I’ve posted more than once regarding my view of the Many Worlds Interpretation (MWI) of quantum physics. I find its rise in modern popularity genuinely inexplicable. (I can’t help but think it’s exactly the sort of thing Dr. Sabine Hossenfelder is talking about in her book, Lost in Math.)
Hoping to find the logic that apparently appeals to so many, I read Something Deeply Hidden: Quantum Worlds and the Emergence of Spacetime (2019), by Sean Carroll. It is, in large part, his argument favoring the MWI. Carroll is a leading voice in promoting the view, so I figured his book would address my concerns.
But as far as I can tell, “there is no there there.”
I’ve come to realize that, when it comes to the Many Worlds Interpretation (MWI) of quantum physics, there is at least one aspect of it that’s poorly understood. Since it’s an aspect that even proponents of MWI recognize as an issue, I thought I’d take a stab at explaining it. (If nothing else, I’ll have a long reply I can link to in the future.)
The issue in question involves what MWI does to probability. Essentially, our view of rare events — improbable events — is that they happen rarely, as we’d expect. Flip a fair coin 100 times; we expect to get heads roughly 50% of the time.
But under MWI, someone always gets 100 heads in a row.
I was surprised to discover I’ve never posted about the Many Worlds Interpretation (MWI) of quantum physics — I would have sworn I had. I’ve mentioned it a few times, and I know I’ve discussed it in comment sections, but it seems I never tackled the subject explicitly for the record.
It’s been on my mind lately because others have talked about it. Sean Carroll’s book promoting it generated a wave of discussion. The final push for me was Jim Baggott’s Farewell to Reality, which consigns MWI to the “fairy tale physics” heap.
Since I quite agree, this seems a good followup to yesterday’s post.
My voracious reading habit has deep roots in libraries. The love of reading comes from my parents, but libraries provided a vast smörgåsbord to browse and consume. Each week I’d check out as many books as I could carry. I discovered science fiction in a library (the Lucky Starr series, with Isaac Asimov writing as Paul French, is the first I remember).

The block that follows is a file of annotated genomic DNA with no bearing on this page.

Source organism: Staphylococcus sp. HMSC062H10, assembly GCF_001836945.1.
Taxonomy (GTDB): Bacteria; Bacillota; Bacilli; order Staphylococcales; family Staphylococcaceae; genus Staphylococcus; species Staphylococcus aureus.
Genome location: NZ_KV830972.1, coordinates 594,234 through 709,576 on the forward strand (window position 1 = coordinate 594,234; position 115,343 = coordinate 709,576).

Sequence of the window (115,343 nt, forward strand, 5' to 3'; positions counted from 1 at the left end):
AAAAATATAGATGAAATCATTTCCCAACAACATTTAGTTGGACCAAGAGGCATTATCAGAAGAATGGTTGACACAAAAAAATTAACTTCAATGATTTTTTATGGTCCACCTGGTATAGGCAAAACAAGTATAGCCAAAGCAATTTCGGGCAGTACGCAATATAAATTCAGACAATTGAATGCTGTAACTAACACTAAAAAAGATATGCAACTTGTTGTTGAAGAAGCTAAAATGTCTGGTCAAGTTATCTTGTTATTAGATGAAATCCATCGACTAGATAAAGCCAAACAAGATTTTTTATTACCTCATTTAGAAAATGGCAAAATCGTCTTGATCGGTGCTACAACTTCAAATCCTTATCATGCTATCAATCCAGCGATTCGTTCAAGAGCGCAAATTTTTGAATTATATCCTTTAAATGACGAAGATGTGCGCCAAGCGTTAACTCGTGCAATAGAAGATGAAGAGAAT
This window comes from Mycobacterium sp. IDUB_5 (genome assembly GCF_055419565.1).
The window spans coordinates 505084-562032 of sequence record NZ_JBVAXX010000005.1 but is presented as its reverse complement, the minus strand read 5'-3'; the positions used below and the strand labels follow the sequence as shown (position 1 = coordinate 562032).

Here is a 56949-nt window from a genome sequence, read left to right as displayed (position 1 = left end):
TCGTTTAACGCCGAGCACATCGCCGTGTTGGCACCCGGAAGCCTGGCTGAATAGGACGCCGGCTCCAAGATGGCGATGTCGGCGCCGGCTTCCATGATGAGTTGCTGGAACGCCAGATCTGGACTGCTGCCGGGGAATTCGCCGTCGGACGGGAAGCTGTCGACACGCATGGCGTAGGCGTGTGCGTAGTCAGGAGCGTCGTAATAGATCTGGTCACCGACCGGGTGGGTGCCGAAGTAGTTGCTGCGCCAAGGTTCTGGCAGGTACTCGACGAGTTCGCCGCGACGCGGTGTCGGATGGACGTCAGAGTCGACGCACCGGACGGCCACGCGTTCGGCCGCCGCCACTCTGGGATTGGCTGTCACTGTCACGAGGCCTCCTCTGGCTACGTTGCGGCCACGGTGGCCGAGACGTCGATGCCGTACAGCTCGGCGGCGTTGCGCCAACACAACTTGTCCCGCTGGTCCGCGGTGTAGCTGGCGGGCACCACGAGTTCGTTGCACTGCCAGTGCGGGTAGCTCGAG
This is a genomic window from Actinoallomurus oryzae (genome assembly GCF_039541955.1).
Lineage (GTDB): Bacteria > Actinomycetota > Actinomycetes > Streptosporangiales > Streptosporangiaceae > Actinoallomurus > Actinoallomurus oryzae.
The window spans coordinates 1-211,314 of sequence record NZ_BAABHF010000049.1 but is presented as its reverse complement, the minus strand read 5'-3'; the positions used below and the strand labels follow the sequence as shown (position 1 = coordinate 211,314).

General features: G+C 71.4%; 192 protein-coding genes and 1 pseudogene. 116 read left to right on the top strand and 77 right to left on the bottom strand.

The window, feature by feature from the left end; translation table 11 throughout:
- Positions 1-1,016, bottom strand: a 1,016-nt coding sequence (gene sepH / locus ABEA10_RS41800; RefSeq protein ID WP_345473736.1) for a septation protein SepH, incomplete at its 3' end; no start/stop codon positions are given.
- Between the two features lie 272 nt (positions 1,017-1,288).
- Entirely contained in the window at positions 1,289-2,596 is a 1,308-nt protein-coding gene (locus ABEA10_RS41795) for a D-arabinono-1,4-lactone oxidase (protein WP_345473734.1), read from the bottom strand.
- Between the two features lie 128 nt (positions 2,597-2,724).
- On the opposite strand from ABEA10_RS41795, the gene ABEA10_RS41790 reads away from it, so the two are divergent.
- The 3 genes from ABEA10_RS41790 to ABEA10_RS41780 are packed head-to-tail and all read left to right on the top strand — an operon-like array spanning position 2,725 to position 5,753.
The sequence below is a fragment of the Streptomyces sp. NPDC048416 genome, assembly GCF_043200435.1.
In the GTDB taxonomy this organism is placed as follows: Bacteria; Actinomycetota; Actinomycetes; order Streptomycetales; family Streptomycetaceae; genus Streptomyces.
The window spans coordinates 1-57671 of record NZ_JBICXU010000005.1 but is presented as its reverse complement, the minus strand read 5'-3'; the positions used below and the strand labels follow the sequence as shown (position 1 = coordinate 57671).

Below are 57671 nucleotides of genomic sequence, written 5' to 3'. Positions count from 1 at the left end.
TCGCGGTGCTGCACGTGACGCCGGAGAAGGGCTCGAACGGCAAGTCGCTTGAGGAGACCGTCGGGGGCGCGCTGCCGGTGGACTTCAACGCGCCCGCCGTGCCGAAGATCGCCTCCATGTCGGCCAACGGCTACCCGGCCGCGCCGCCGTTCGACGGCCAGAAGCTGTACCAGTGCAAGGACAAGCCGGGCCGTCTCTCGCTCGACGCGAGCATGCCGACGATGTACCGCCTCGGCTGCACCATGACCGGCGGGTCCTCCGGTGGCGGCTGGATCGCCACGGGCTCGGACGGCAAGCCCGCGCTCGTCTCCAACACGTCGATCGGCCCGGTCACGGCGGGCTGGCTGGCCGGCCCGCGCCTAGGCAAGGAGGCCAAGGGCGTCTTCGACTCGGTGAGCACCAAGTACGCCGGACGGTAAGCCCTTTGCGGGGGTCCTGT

Modern adult life, I got out of the habit of libraries (and into book stores and now online books). But now the Cloud Library has reinvigorated my love of all those free books, especially the ones I missed along the way.
For instance, Farewell to Reality: How Modern Physics Has Betrayed the Search for Scientific Truth (2014), by Jim Baggott.
This post, and several that follow, veer into fairly trivial territory. Which, I suppose, is relative. To some, all my posts may be trivial, whereas to me none of them are. At least not totally, although some are less con carne than others. As it turns out, this week I’m serving salads.
More accurately, cleaning out my closet or, even more accurately, collection of — not even half, but — lightly baked post ideas. I’m one who jots down thoughts in case they grow into something interesting. Some do, but others never grow much beyond the seed.
Case in point: the difference, if any, between aspects and properties.
It’s been a long time since I’ve written a Sci-Fi Saturday post. (I didn’t post at all in 2017, so it’s been a long time since I’ve written a lot of things.) But last night I watched Mr. Nobody (2009), a slightly surreal science fiction film that I found hugely engaging and affecting, and it inspired me to write about it.
The truth is that Mr. Nobody isn’t actually surrealism — it does have a concrete narrative, but it’s a jumbled, imaginary, and fantastic one. That can sometimes be the case with really good science fiction. A common trick SF authors play is keeping you guessing until they reveal their mysteries.
Mr. Nobody isn’t particularly mysterious, but it does require that you pay close attention!